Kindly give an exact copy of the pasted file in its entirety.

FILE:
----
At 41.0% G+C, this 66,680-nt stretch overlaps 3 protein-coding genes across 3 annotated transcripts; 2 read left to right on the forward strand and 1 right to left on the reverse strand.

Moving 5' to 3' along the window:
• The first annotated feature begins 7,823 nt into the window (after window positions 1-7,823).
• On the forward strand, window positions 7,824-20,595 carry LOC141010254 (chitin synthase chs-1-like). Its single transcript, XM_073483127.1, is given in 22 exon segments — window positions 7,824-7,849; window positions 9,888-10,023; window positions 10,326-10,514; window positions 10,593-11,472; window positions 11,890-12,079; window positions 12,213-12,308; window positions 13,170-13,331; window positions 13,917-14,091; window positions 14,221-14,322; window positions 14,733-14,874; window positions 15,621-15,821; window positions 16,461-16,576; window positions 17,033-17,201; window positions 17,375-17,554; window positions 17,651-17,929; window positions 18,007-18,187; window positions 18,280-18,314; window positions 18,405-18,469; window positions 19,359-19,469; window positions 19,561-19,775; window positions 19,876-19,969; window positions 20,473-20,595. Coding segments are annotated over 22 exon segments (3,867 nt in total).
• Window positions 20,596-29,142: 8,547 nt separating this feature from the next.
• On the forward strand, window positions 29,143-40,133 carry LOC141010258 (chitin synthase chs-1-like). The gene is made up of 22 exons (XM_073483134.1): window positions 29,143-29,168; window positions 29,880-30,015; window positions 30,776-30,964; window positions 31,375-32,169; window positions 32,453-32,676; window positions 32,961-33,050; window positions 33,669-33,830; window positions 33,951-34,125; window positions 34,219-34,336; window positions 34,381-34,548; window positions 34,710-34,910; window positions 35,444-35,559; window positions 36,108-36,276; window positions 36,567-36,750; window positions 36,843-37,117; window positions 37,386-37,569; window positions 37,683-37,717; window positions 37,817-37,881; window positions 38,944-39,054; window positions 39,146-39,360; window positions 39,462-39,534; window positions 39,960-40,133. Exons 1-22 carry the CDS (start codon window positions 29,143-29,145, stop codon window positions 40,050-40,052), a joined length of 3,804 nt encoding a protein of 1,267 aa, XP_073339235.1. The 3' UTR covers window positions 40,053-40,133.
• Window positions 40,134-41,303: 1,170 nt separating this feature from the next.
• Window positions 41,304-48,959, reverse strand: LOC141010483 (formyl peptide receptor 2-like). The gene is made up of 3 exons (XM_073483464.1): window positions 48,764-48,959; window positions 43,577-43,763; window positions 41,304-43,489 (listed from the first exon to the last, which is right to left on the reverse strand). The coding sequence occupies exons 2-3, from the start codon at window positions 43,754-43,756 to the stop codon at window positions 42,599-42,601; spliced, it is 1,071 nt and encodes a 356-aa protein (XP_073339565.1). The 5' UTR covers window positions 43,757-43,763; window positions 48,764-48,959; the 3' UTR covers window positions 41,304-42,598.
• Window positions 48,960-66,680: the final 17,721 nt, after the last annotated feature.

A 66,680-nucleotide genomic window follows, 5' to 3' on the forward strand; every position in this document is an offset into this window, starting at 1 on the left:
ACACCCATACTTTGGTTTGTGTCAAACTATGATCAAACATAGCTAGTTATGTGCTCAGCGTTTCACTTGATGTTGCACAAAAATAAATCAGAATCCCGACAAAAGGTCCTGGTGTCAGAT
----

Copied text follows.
At 41.0% G+C, this 66,680-nt stretch overlaps 3 protein-coding genes across 3 annotated transcripts; 2 read left to right on the forward strand and 1 right to left on the reverse strand.

Moving 5' to 3' along the window:
• The first annotated feature begins 7,823 nt into the window (after window positions 1-7,823).
• On the forward strand, window positions 7,824-20,595 carry LOC141010254 (chitin synthase chs-1-like). Its single transcript, XM_073483127.1, is given in 22 exon segments — window positions 7,824-7,849; window positions 9,888-10,023; window positions 10,326-10,514; window positions 10,593-11,472; window positions 11,890-12,079; window positions 12,213-12,308; window positions 13,170-13,331; window positions 13,917-14,091; window positions 14,221-14,322; window positions 14,733-14,874; window positions 15,621-15,821; window positions 16,461-16,576; window positions 17,033-17,201; window positions 17,375-17,554; window positions 17,651-17,929; window positions 18,007-18,187; window positions 18,280-18,314; window positions 18,405-18,469; window positions 19,359-19,469; window positions 19,561-19,775; window positions 19,876-19,969; window positions 20,473-20,595. Coding segments are annotated over 22 exon segments (3,867 nt in total).
• Window positions 20,596-29,142: 8,547 nt separating this feature from the next.
• On the forward strand, window positions 29,143-40,133 carry LOC141010258 (chitin synthase chs-1-like). The gene is made up of 22 exons (XM_073483134.1): window positions 29,143-29,168; window positions 29,880-30,015; window positions 30,776-30,964; window positions 31,375-32,169; window positions 32,453-32,676; window positions 32,961-33,050; window positions 33,669-33,830; window positions 33,951-34,125; window positions 34,219-34,336; window positions 34,381-34,548; window positions 34,710-34,910; window positions 35,444-35,559; window positions 36,108-36,276; window positions 36,567-36,750; window positions 36,843-37,117; window positions 37,386-37,569; window positions 37,683-37,717; window positions 37,817-37,881; window positions 38,944-39,054; window positions 39,146-39,360; window positions 39,462-39,534; window positions 39,960-40,133. Exons 1-22 carry the CDS (start codon window positions 29,143-29,145, stop codon window positions 40,050-40,052), a joined length of 3,804 nt encoding a protein of 1,267 aa, XP_073339235.1. The 3' UTR covers window positions 40,053-40,133.
• Window positions 40,134-41,303: 1,170 nt separating this feature from the next.
• Window positions 41,304-48,959, reverse strand: LOC141010483 (formyl peptide receptor 2-like). The gene is made up of 3 exons (XM_073483464.1): window positions 48,764-48,959; window positions 43,577-43,763; window positions 41,304-43,489 (listed from the first exon to the last, which is right to left on the reverse strand). The coding sequence occupies exons 2-3, from the start codon at window positions 43,754-43,756 to the stop codon at window positions 42,599-42,601; spliced, it is 1,071 nt and encodes a 356-aa protein (XP_073339565.1). The 5' UTR covers window positions 43,757-43,763; window positions 48,764-48,959; the 3' UTR covers window positions 41,304-42,598.
• Window positions 48,960-66,680: the final 17,721 nt, after the last annotated feature.

A 66,680-nucleotide genomic window follows, 5' to 3' on the forward strand; every position in this document is an offset into this window, starting at 1 on the left:
ACACCCATACTTTGGTTTGTGTCAAACTATGATCAAACATAGCTAGTTATGTGCTCAGCGTTTCACTTGATGTTGCACAAAAATAAATCAGAATCCCGACAAAAGGTCCTGGTGTCAGAT